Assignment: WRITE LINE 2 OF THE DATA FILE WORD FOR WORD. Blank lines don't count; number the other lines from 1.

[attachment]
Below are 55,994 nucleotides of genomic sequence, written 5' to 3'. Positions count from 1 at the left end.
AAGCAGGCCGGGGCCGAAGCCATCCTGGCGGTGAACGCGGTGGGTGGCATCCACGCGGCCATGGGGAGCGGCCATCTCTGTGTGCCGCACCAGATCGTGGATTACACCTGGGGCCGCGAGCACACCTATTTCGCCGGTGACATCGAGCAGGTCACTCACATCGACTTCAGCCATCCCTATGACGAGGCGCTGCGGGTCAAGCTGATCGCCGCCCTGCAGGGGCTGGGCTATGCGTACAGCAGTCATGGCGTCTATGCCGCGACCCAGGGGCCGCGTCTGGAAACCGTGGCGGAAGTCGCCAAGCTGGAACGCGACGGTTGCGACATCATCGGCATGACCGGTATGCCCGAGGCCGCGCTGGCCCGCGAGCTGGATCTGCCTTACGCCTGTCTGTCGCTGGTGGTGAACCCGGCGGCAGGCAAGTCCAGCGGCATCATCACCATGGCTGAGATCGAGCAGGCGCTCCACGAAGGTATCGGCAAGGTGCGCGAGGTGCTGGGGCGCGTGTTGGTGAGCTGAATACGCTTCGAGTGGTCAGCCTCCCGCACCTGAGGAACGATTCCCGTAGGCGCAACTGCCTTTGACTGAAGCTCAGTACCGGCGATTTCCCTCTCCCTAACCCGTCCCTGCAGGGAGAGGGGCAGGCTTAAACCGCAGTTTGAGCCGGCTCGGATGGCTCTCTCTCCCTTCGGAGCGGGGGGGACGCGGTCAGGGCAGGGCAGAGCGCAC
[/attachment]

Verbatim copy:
AAGCAGGCCGGGGCCGAAGCCATCCTGGCGGTGAACGCGGTGGGTGGCATCCACGCGGCCATGGGGAGCGGCCATCTCTGTGTGCCGCACCAGATCGTGGATTACACCTGGGGCCGCGAGCACACCTATTTCGCCGGTGACATCGAGCAGGTCACTCACATCGACTTCAGCCATCCCTATGACGAGGCGCTGCGGGTCAAGCTGATCGCCGCCCTGCAGGGGCTGGGCTATGCGTACAGCAGTCATGGCGTCTATGCCGCGACCCAGGGGCCGCGTCTGGAAACCGTGGCGGAAGTCGCCAAGCTGGAACGCGACGGTTGCGACATCATCGGCATGACCGGTATGCCCGAGGCCGCGCTGGCCCGCGAGCTGGATCTGCCTTACGCCTGTCTGTCGCTGGTGGTGAACCCGGCGGCAGGCAAGTCCAGCGGCATCATCACCATGGCTGAGATCGAGCAGGCGCTCCACGAAGGTATCGGCAAGGTGCGCGAGGTGCTGGGGCGCGTGTTGGTGAGCTGAATACGCTTCGAGTGGTCAGCCTCCCGCACCTGAGGAACGATTCCCGTAGGCGCAACTGCCTTTGACTGAAGCTCAGTACCGGCGATTTCCCTCTCCCTAACCCGTCCCTGCAGGGAGAGGGGCAGGCTTAAACCGCAGTTTGAGCCGGCTCGGATGGCTCTCTCTCCCTTCGGAGCGGGGGGGACGCGGTCAGGGCAGGGCAGAGCGCAC